Saturday, January 19, 2013

The Alternate To The Matrix, The Thirteenth Floor Is Far Less Mind-Blowing.

The Good: Decent pacing, Good acting
The Bad: Light on genuine character development, Preoccupied with plot over character
The Basics: The Thirteenth Floor might once have been considered clever, but given how underdeveloped the characters are, it is unsurprising it was buried in the same cinematic era as Dark City and The Matrix.

Hollywood has a way of making similar movies around the same time as one another (last year’s Mirror, Mirror - reviewed here! – and Snow White And The Huntsman, reviewed here!, is a good example of the phenomenon) and more often than not, one finds an audience and the other gets buried. This is hardly a new phenomenon. Back in 1999, when there were two science fiction films that dealt with virtual reality worlds, the one that hit it big was The Matrix (reviewed here!). The film that got buried was The Thirteenth Floor.

The Thirteenth Floor has a number of similarities to The Matrix and Dark City (reviewed here!), but it, unfortunately, fails to pop in a way that engages and keeps the viewer like either of those other movies. So, while The Matrix keeps viewers wondering what the nature of the reality in the film is and in Dark City, the viewer knows John Murdock did not kill the prostitutes he is accused of, why the Strangers have made all the clues point to him while he wrestles with amnesia is enough to thoroughly engross the viewer, The Thirteenth Floor sets up the real and virtual worlds, but its mystery seems more or less non-existent to anyone who is actually paying attention.

After he leaves a computer-construct world of his own creation, where the setting is Los Angeles, 1937, Hannon Fuller is murdered in the real world. As detective Larry McBain investigates the murder, he finds Fuller’s assistant at the computer laboratory, Douglas Hall, is a decent suspect. Hall has the misfortune of waking up the morning of the murder to find blood on his sink and on the clothes in his hamper, which he keeps from Detective McBain. Hall’s only clue to determining who the murderer might be (if it is not himself) is that Fuller left a message for him within the program. So, Hall (assuming the identity of John Ferguson) puts himself into the virtual construct to find the message.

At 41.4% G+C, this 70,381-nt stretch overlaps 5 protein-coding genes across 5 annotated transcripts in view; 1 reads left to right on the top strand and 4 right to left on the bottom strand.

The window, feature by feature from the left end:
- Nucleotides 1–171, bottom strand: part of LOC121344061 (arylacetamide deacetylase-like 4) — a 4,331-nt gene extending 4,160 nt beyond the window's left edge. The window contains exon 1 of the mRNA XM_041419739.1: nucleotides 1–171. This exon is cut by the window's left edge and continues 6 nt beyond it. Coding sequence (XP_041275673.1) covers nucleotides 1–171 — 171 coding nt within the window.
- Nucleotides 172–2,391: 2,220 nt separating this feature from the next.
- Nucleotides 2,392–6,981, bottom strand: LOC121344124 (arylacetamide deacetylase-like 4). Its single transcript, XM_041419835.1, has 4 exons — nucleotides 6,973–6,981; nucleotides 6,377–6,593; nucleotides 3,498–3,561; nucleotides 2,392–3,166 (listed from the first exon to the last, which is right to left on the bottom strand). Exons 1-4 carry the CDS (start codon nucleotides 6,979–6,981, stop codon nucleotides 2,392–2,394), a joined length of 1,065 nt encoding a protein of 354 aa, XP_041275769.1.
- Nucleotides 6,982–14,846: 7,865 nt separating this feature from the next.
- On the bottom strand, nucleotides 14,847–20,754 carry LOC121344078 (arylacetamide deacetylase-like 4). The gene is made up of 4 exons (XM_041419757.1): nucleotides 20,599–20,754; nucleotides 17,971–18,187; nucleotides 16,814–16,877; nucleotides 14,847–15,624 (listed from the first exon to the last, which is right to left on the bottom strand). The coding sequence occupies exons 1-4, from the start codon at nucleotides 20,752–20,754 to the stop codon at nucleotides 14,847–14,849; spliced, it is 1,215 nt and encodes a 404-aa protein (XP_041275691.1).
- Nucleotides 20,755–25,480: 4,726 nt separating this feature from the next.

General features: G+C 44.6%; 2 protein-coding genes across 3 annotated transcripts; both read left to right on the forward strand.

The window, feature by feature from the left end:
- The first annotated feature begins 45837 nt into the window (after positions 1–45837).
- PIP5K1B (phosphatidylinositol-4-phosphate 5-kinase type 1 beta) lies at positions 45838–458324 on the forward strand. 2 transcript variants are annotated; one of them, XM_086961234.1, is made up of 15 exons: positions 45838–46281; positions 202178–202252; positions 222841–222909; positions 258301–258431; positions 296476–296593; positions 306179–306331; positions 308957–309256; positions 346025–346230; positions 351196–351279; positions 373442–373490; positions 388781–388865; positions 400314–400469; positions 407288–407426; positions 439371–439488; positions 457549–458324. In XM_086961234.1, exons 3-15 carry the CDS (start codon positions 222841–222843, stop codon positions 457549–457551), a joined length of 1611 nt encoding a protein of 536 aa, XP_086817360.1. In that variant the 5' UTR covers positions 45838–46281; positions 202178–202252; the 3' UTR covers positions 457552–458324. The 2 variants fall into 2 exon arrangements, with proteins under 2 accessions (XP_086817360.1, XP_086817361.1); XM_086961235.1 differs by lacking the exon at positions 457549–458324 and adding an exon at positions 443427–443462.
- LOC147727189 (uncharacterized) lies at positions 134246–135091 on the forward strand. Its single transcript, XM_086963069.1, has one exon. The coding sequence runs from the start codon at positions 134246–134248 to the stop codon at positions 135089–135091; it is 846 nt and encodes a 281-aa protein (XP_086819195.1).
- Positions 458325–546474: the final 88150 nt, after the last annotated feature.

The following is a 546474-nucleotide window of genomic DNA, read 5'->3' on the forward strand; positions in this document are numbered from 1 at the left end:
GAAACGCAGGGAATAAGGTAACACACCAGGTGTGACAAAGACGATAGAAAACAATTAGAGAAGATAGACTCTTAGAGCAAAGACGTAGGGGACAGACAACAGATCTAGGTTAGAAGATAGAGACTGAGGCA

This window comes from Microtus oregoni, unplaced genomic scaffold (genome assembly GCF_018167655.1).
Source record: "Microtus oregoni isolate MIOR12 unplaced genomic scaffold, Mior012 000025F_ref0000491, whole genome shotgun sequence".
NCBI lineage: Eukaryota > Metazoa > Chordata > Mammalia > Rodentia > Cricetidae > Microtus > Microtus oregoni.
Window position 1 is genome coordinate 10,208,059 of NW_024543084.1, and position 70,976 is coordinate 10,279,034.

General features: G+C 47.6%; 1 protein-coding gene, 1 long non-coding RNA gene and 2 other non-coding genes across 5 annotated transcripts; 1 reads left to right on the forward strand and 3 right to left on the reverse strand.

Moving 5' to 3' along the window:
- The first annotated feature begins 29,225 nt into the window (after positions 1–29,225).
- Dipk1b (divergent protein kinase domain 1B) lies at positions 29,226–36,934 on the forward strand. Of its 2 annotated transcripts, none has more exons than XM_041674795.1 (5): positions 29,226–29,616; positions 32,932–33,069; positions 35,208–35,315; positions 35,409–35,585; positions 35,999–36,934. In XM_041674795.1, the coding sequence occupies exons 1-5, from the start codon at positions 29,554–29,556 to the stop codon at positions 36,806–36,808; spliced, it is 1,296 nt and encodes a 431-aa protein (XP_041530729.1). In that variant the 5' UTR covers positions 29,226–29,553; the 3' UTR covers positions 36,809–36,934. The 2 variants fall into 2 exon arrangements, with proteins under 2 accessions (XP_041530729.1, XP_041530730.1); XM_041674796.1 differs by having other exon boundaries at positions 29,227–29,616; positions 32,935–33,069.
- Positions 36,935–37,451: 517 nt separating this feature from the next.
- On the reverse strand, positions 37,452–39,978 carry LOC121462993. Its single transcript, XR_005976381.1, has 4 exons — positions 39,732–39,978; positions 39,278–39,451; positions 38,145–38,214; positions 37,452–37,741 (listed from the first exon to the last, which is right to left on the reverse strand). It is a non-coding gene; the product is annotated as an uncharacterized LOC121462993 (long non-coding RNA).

Inside the construct, he finds an alternate version of Hannon and a bartender who resembles his co-worker, Jason. Pulled out of the construct after two hours, Douglas finds himself disoriented. Inside the construct, the program continues to run and Ferguson finds himself experiencing memory loss for the time Douglas Hall had his body. Returning to the simulation, Douglas begins to understand the nature of the virtual world and begins to worry that the time he blacked out (during the murder) might have been the result of a construct from the simulation using his body. When Jerry, the bartender who intercepted the letter, comes to understand the nature of the construct he exists in, he turns on Douglas, putting him in mortal peril.

The Thirteenth Floor is set up with a conceit that is either baffling or sloppy for how nonsensical it is: when Douglas enters the simulation, his brain waves are matched to those of Ferguson. While it makes perfect sense that the constructs would have physical parameters and personalities, it seems odd that they would have brainwaves that are programmed. Or, if the brainwaves are based upon the people whose bodies are used as the templates for the construct bodies, they would not need to be matched; Ferguson would already think like Hall, etc.

So, most genre fans are likely to be unsurprised by the reversals of the constructs in the real world and the like that makes The Thirteenth Floor feel less inspired and original than any number of other mind-bending thrillers. The revelation in the desert is unsurprising and as the film progresses, more than being genuinely engaged, the more I realized I didn’t care about how the plot resolved because I was utterly uninvested in any of the characters.

More than that, The Thirteenth Floor is so invested in explaining itself that it never broadens out to make a larger statement or theme. This is not an investigation on the nature of what makes us human, which is what the best science fiction seeks to explore, and it fails to even be clever as a character study. Supporting characters, most notably Gretchen Mol’s Jane (who introduces herself as Hannon’s daughter), are brought in as red herrings and to make viewers question the nature of reality. Unfortunately for director Josef Rusnak, the performance Mol gives telegraphs her character’s nature.

The acting in The Thirteenth Floor is fine for the most part. Craig Bierko is realistic as Douglas Hall. As his character has revelations and suddenly comes into knowledge, that is somewhere in his head, Bierko sells the moments. He has an ability to portray epiphany and simply recollection with just his eyes in a way that is very different from anything I have seen him do in other works he has been in.

But, in the end, The Thirteenth Floor does not add up to anything complete or genuinely compelling. It tells a story and the story finishes, but the layers of worlds within worlds is more of a gimmick than a great film.

For other reality-bending films, please visit my reviews of:
Donnie Darko
The Truman Show
Sucker Punch


Check out how this movie stacks up against others I have reviewed by visiting my Movie Review Index page where the films are organized from best to worst!

© 2013 W.L. Swarts. May not be reprinted without permission.
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